A week ago I received a call from someone just the other side of Lewisham, saying they had a bee problem. What I found was pretty funny!
Apparently a swarm of bees had taken residence in the backyard compost bin. In an effort to discourage them, the property owners removed the lid. Despite the difficult circumstances, however, they bees kept soldiering on.
The process of rescuing the bees is relatively straightforward. Going in with a knife and hands, the pieces of comb are carefully removed from the hive. They’re then rubber-banded into empty frames.
(You can see a mix of brood — baby bees — on the right, and partially filled honeycomb on the left.)
To encourage the bees to move into their new home, I placed the hive directly on top of the compost bin. Later that night, they apparently all moved into the hive without any complaints.
What’s amazing is that it’s possible to do all this without getting any stings! Despite me literally attacking their hive with a knife, they were relaxed throughout. Phew! (It doesn’t always go this smoothly.)
Last night, the bees were sealed into the hive, ready for their move down to the farm, joining the three hives already in place.
Once they were unsealed, the bees rapidly spread out to ‘re-map’ their new location. Within a few hours, they’d settled down, and this afternoon I did the final clean-ups of the hive, again without any angry bees.
Beekeeping always throws up interesting surprises!
As a result of a mention in New Scientist, I stumbled across the Open Source Beehive project, which aims to do two things: create simple plans for bee hives that can be used by all, and to design sensors that can monitor the hives.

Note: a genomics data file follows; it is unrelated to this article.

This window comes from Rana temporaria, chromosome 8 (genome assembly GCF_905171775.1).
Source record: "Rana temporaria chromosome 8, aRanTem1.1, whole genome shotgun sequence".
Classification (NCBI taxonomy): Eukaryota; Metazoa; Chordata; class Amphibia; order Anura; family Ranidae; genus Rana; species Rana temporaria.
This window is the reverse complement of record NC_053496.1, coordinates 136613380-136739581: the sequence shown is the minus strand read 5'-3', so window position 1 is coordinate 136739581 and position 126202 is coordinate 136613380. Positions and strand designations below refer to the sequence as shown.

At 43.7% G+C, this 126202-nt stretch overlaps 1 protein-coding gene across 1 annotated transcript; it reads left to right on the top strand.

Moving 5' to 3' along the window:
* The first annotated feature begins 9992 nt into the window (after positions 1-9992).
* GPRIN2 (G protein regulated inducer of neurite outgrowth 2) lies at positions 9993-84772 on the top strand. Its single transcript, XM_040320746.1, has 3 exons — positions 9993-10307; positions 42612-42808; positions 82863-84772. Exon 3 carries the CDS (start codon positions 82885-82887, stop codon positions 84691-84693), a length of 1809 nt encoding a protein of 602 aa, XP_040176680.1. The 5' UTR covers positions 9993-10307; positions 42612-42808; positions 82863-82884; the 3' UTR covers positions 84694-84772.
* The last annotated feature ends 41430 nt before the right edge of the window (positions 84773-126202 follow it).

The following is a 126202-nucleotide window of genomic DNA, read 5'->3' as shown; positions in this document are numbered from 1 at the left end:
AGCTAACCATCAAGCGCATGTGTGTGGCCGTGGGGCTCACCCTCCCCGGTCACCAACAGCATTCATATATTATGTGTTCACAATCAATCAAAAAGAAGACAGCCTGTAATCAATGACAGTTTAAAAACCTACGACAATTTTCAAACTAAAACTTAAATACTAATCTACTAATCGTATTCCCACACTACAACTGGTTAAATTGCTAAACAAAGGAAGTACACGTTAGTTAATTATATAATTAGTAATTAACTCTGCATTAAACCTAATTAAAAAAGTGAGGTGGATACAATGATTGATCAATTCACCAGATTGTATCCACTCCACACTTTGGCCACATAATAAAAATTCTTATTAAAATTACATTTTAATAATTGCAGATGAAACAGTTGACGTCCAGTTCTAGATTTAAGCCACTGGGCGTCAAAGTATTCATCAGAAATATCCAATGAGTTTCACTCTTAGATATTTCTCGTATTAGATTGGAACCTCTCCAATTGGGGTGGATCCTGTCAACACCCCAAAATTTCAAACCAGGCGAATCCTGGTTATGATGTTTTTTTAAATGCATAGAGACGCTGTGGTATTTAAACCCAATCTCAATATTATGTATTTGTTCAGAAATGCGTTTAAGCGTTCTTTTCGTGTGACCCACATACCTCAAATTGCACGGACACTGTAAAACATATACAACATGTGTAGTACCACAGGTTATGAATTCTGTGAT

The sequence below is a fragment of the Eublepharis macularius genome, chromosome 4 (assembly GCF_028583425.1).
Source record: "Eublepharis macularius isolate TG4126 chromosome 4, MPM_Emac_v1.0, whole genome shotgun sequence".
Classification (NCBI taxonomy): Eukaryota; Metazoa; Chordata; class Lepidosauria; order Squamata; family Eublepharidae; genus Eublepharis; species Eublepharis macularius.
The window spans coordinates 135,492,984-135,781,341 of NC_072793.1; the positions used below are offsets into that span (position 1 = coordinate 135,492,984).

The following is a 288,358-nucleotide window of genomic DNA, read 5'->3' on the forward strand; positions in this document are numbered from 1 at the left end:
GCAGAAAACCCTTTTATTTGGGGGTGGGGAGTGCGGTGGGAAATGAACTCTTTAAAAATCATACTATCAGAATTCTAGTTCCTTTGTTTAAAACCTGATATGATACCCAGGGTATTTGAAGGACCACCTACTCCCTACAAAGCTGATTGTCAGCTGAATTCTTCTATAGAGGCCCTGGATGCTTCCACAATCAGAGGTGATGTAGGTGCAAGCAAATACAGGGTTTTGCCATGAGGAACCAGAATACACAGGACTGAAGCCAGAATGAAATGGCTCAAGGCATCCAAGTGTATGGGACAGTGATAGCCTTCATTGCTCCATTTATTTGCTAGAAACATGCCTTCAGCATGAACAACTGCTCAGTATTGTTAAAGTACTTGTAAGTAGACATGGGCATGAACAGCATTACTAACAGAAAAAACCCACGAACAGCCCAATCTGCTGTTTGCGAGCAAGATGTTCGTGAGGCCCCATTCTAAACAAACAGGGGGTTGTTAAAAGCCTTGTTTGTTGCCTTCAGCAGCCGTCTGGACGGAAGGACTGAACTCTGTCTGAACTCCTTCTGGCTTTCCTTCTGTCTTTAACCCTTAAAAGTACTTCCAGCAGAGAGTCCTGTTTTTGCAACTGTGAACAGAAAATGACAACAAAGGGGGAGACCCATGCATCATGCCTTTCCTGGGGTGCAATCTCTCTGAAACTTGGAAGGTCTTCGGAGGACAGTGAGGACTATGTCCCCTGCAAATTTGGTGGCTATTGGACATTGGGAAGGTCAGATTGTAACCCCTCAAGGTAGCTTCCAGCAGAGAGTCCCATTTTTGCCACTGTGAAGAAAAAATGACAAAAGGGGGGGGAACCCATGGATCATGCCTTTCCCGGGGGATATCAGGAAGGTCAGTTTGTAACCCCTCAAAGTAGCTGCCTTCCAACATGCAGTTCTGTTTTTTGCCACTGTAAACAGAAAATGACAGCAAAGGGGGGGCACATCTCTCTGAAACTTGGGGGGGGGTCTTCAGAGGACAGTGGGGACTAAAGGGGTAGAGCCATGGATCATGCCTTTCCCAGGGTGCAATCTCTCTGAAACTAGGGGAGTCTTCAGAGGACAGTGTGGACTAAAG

The core of the project are plans for both Warré and Kenyan (Colorado) top-bar hives that can be cut out a single sheet of plywood. The hives are designed to be produced using a CNC (computer-controlled) cutting machine.
I loved this idea, as it brought together two of my passions: beekeeping and technology.
A CNC-cut Kenyan hive
Kenyan (Colorado) hives are different from traditional hives in that they run horizontally, rather than vertically. Shaped like a horse trough, the bees draw comb on simple top-bars that run across the hive.
I downloaded the plans, and sourced a local company who could cut the pieces, the very friendly Big City Productions in Alexandria.
It’s an amazing thing to see the the fully automated machine work across the sheet of ply, cutting out even the most intricate of pieces. An hour later, the hive was completed. The total cost, including the cost of a sheet of eco-friendly hoop pine ply and the use of the CNC machine, was about $400.
The result is a pile of pieces that beautifully slot together without screws or nails. All that was left to do was to protect the hive with a few coats of linseed oil.
Now for the bees
Only a few weeks later I received a call about a swarm of bees in Ashfield. Hanging from a tree directly beside the footpath, this was a big swarm. It was also rather protective, as attested by the multiple stings I receiving while catching the swarm in a box.
While waiting for the bees to all follow the queen into the box, a mother and her kids walked by. After congratulating me for “looking after the bees, as they’re dying out”, she casually mentioned “and you know about the wild hive?”. Um, no?
Just a dozen metres away, on a major road, she showed me a lovely wild hive in the rotted-out trunk of a camphor laurel tree. I think I caught the prime (first) swarm from this wild hive.
I took the swarm home, and shook it out onto a white sheet, leading up to the entrance of my new Kenyan top-bar hive. What happened next is one of the true wonders of nature: the bees started climbing the sheet, and once they found the entrance to the hive, they started streaming in.
Tens of thousands of bees, all piling into the hive, within the space of 20mins. Amazing!
A vigorous but aggressive hive